Projectdetails

of


Key Biological Pathways for the Complex Mixed Phenotypes in Primary Childhood Ataxia

Keywords:
Dystonia (medical)genetics Early Onset Ataxia

Researchers:
prof. dr. M.A.J. de Koning-Tijssen
Dr. D.A. Sival
Dr. D.S. Verbeek

Nature of the research:
Clinical research

Fields of study:
movement sciences neurology genetics

Background / introduction
In children, ataxia is a rare movement disorder with a complex and heterogeneous clinical presentation. In our large database including 150 children with ataxia, we have shown that mixed movement disorder features occur in more than 60% of the patients. In children with cerebellar involvement, the underlying mechanism for these complex and mixed movement disorder phenotypes is still unclear.
Research question / problem definition
What is the underlying key biological pathway for the complex mixed phenotypes in primary childhood ataxia’s?
Workplan
The workplan consists of five steps. I. From a large database including video-recordings of patients with Primary Childhood Ataxia’s, the student will select specific phenotypic subgroups. II. Per phenotypic subgroup, the student will identify the underlying anatomic damage per patient (both inside and outside the cerebellum, from available cerebral MRI’s). This will provide the associated anatomic involvement per phenotypic subgroup. II. As a third step, we will use a genetic technique called “shared genetics” that uses gene co-expression network data to define the underlying key biologic pathways in association with the specific movement disorder phenotype. This will provide us information about the underlying biologic pathway that causes the complex movement disorder phenotype. V. Finally, we will combine the anatomical and biological information to unravel the cause for the specific phenotype.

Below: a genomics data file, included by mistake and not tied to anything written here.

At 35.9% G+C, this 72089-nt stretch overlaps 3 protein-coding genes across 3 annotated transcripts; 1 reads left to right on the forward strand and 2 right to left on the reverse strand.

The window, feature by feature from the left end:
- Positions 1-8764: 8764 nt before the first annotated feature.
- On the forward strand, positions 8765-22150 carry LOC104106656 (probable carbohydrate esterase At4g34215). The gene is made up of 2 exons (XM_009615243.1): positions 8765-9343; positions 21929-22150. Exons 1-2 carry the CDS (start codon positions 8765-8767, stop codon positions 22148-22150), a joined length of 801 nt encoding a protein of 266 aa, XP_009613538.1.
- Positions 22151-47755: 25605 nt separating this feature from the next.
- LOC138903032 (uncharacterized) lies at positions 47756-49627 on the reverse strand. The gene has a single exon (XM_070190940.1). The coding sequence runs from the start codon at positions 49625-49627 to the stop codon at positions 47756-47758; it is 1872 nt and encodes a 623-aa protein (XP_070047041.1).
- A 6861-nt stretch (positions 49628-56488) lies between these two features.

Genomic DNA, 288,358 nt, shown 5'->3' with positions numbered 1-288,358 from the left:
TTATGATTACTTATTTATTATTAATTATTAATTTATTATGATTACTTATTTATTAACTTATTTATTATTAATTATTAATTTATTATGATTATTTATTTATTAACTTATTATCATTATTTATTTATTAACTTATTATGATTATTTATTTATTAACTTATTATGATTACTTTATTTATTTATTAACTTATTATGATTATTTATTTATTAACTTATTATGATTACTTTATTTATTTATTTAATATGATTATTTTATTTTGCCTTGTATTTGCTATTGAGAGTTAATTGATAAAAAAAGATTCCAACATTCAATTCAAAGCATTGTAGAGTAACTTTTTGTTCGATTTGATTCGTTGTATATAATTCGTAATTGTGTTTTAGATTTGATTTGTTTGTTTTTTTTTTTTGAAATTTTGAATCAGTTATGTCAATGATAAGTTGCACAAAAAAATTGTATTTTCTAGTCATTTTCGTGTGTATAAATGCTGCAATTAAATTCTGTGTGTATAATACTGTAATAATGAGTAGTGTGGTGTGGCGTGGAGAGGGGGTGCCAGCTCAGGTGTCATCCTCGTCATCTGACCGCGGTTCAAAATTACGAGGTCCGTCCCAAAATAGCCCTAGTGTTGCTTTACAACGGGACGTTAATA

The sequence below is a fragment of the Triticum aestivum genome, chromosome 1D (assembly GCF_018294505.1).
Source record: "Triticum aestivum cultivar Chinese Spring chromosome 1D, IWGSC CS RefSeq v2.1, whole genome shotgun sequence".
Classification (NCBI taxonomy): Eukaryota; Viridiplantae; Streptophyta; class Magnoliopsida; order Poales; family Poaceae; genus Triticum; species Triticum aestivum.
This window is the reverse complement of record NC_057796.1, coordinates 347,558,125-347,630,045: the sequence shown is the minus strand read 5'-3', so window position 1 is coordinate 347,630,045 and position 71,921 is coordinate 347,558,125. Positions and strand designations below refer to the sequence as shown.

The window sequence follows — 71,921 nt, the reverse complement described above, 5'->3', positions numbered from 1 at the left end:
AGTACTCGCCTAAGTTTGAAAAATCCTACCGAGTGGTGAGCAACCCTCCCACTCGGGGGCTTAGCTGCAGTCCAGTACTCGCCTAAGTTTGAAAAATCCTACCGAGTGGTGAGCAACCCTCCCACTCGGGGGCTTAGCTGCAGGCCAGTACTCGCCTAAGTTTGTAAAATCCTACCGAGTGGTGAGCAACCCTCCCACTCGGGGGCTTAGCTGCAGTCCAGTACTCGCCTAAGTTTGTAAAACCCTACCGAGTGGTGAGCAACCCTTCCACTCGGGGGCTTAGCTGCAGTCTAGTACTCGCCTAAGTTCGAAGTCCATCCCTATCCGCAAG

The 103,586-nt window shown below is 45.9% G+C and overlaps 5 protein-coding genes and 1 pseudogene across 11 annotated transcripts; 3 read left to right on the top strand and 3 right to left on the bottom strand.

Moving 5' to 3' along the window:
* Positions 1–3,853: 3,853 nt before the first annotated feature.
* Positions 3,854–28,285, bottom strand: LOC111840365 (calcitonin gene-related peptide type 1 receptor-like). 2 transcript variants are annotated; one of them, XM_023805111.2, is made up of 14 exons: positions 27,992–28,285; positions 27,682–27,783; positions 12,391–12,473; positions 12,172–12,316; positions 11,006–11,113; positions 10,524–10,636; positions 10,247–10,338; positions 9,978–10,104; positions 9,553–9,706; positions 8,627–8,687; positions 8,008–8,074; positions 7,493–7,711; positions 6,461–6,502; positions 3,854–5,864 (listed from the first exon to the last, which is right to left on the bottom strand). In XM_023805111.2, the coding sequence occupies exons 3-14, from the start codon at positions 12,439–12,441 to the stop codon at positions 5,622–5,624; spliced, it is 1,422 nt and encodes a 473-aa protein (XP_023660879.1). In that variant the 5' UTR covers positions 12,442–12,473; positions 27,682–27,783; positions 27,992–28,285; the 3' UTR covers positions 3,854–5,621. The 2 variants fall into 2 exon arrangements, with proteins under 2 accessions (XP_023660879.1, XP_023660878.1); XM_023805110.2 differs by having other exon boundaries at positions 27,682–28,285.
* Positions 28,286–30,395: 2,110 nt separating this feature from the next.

This study can be both chosen for a Pilot Project or for a Research Project. In perspective of a structural collaboration between Pediatric Neurology and Genetics this project is very suitable for subsequent continuation as MD PhD project.
References
References
1. Nibbeling EA, Delnooz CC, de Koning TJ, Sinke RJ, Jinnah HA, Tijssen MA, Verbeek D. et al. Using the shared genetics of dystonia and ataxia to unravel their pathogenesis. Neurosci Biobehav Rev 2017;75:22-39.
2. Prudente CN, Hess EJ, Jinnah HA. Dystonia as a network disorder: what is the role of the cerebellum? Neuroscience 2014 28;260:23-35.
3. van Gaalen J, Giunti P, van de Warrenburg BP. Movement disorders in spinocerebellar ataxias. Mov Disord 2011;26(5):792-800.
4. Schreglmann SR, Riederer F, Galovic M, Ganos C, Kagi G, Waldvogel D, et al. Movement disorders in genetically confirmed mitochondrial disease and the putative role of the cerebellum. Mov Disord 2018;33(1):146-55.
5. Brandsma R, Lawerman TF, Kuiper MJ, Lunsing RJ, Burger H, Sival DA. Reliability and discriminant validity of ataxia rating scales in early onset ataxia. Dev Med Child Neurol 2017;59(4):427-32.
6. Pers TH, Karjalainen JM, Chan Y, Westra HJ, Wood AR, Yang J, et al. Biological interpretation of genome-wide association studies using predicted gene functions. Nat Commun 2015;6:5890.
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